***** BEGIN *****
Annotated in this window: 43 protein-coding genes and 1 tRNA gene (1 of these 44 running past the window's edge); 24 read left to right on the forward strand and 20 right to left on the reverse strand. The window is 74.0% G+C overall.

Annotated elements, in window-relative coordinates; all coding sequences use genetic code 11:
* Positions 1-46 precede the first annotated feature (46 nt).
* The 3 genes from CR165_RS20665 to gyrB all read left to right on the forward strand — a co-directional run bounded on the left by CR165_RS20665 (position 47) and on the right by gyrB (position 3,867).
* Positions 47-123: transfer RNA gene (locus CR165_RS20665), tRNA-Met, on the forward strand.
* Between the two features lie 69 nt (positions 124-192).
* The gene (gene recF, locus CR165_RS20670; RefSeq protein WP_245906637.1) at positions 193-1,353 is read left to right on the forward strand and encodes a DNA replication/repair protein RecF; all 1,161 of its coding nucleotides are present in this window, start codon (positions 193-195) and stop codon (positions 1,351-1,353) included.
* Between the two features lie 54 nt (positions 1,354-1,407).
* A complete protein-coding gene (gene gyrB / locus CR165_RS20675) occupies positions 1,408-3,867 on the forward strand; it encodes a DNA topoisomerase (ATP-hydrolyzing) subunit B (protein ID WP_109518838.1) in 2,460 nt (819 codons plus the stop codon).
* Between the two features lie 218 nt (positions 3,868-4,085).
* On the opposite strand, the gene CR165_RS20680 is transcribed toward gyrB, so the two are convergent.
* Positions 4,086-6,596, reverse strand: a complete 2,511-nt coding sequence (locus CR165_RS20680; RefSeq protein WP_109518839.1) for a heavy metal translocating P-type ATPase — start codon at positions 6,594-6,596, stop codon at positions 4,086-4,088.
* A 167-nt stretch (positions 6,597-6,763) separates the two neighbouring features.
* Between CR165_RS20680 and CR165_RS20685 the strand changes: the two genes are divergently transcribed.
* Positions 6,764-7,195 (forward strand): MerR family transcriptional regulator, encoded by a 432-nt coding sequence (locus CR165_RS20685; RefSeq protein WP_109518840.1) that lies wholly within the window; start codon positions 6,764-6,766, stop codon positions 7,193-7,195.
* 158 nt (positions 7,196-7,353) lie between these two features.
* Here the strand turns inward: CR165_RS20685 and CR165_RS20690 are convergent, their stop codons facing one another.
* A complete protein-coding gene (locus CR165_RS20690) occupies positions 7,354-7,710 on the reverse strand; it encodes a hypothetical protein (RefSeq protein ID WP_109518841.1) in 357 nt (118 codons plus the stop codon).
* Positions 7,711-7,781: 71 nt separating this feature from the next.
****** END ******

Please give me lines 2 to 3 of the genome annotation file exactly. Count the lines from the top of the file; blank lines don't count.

Annotated elements, in window-relative coordinates; all coding sequences use genetic code 11:
* Positions 1-46 precede the first annotated feature (46 nt).